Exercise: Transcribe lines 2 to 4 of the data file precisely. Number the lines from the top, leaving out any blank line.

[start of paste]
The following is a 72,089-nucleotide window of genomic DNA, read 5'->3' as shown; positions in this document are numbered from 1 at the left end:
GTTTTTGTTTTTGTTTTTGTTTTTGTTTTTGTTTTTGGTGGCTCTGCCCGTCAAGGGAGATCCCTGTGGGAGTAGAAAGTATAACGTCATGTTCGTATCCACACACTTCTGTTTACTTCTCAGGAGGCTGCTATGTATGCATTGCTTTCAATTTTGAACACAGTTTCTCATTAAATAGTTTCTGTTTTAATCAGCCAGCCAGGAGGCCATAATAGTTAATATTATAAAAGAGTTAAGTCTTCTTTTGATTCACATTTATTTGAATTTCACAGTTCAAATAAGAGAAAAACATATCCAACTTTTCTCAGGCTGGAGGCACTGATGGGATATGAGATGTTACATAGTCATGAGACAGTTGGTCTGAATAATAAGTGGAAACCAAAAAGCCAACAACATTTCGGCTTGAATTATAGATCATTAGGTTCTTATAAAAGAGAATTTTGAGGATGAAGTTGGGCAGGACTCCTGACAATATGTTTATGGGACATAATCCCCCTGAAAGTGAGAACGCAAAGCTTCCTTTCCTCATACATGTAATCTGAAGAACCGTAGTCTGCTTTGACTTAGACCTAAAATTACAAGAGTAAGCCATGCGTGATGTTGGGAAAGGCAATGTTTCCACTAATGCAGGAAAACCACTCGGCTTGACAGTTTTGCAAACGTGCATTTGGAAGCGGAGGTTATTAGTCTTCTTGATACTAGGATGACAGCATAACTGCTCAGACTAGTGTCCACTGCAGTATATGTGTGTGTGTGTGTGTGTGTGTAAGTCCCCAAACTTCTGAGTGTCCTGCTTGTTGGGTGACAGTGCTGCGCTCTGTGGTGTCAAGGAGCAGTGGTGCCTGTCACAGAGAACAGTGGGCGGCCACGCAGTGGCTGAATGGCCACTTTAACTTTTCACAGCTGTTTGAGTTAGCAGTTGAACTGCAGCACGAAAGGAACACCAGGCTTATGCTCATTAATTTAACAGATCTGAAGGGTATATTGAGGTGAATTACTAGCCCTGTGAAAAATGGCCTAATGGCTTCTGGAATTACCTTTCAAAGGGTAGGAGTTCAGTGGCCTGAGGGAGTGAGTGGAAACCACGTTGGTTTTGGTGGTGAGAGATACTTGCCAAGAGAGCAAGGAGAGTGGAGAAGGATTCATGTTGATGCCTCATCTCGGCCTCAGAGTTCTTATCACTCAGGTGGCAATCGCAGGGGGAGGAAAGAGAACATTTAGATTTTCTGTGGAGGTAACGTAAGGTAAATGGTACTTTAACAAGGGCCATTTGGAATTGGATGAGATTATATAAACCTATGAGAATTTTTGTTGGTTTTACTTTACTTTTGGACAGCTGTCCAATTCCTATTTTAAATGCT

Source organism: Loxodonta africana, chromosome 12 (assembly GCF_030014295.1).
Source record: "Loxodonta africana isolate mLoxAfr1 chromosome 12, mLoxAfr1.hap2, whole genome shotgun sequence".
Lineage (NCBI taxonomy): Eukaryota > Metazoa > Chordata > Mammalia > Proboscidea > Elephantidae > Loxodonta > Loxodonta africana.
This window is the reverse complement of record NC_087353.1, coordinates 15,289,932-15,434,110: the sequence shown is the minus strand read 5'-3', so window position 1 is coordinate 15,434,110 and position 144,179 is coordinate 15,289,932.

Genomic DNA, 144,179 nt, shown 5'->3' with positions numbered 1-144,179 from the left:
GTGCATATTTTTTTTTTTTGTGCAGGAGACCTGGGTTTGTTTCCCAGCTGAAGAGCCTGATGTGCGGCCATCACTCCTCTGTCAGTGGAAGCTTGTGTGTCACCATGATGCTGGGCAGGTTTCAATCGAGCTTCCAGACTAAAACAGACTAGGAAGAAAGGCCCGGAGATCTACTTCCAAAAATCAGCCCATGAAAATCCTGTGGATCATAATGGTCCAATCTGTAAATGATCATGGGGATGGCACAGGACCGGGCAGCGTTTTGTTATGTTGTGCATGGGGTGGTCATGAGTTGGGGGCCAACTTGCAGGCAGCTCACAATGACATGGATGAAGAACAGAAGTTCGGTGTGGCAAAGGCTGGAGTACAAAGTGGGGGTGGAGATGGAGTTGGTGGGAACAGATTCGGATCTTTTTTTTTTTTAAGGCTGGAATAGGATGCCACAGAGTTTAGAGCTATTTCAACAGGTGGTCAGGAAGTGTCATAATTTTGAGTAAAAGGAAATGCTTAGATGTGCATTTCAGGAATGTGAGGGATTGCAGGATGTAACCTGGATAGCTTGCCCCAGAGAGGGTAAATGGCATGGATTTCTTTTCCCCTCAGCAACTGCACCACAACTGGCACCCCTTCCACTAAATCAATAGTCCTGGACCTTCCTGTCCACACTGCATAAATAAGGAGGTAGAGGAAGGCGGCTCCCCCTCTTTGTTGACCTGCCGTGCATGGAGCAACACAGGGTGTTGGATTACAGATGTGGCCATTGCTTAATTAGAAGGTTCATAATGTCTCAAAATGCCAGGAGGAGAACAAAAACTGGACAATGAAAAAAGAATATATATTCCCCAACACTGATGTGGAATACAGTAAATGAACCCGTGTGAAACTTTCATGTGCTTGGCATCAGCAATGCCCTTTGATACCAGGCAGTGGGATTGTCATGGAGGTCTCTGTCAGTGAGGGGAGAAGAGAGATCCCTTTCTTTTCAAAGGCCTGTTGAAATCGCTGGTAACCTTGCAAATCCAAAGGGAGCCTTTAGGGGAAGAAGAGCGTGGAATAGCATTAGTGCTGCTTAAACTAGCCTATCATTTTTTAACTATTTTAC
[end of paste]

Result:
GTTTTTGTTTTTGTTTTTGTTTTTGTTTTTGTTTTTGGTGGCTCTGCCCGTCAAGGGAGATCCCTGTGGGAGTAGAAAGTATAACGTCATGTTCGTATCCACACACTTCTGTTTACTTCTCAGGAGGCTGCTATGTATGCATTGCTTTCAATTTTGAACACAGTTTCTCATTAAATAGTTTCTGTTTTAATCAGCCAGCCAGGAGGCCATAATAGTTAATATTATAAAAGAGTTAAGTCTTCTTTTGATTCACATTTATTTGAATTTCACAGTTCAAATAAGAGAAAAACATATCCAACTTTTCTCAGGCTGGAGGCACTGATGGGATATGAGATGTTACATAGTCATGAGACAGTTGGTCTGAATAATAAGTGGAAACCAAAAAGCCAACAACATTTCGGCTTGAATTATAGATCATTAGGTTCTTATAAAAGAGAATTTTGAGGATGAAGTTGGGCAGGACTCCTGACAATATGTTTATGGGACATAATCCCCCTGAAAGTGAGAACGCAAAGCTTCCTTTCCTCATACATGTAATCTGAAGAACCGTAGTCTGCTTTGACTTAGACCTAAAATTACAAGAGTAAGCCATGCGTGATGTTGGGAAAGGCAATGTTTCCACTAATGCAGGAAAACCACTCGGCTTGACAGTTTTGCAAACGTGCATTTGGAAGCGGAGGTTATTAGTCTTCTTGATACTAGGATGACAGCATAACTGCTCAGACTAGTGTCCACTGCAGTATATGTGTGTGTGTGTGTGTGTGTGTAAGTCCCCAAACTTCTGAGTGTCCTGCTTGTTGGGTGACAGTGCTGCGCTCTGTGGTGTCAAGGAGCAGTGGTGCCTGTCACAGAGAACAGTGGGCGGCCACGCAGTGGCTGAATGGCCACTTTAACTTTTCACAGCTGTTTGAGTTAGCAGTTGAACTGCAGCACGAAAGGAACACCAGGCTTATGCTCATTAATTTAACAGATCTGAAGGGTATATTGAGGTGAATTACTAGCCCTGTGAAAAATGGCCTAATGGCTTCTGGAATTACCTTTCAAAGGGTAGGAGTTCAGTGGCCTGAGGGAGTGAGTGGAAACCACGTTGGTTTTGGTGGTGAGAGATACTTGCCAAGAGAGCAAGGAGAGTGGAGAAGGATTCATGTTGATGCCTCATCTCGGCCTCAGAGTTCTTATCACTCAGGTGGCAATCGCAGGGGGAGGAAAGAGAACATTTAGATTTTCTGTGGAGGTAACGTAAGGTAAATGGTACTTTAACAAGGGCCATTTGGAATTGGATGAGATTATATAAACCTATGAGAATTTTTGTTGGTTTTACTTTACTTTTGGACAGCTGTCCAATTCCTATTTTAAATGCT

Source organism: Loxodonta africana, chromosome 12 (assembly GCF_030014295.1).
Source record: "Loxodonta africana isolate mLoxAfr1 chromosome 12, mLoxAfr1.hap2, whole genome shotgun sequence".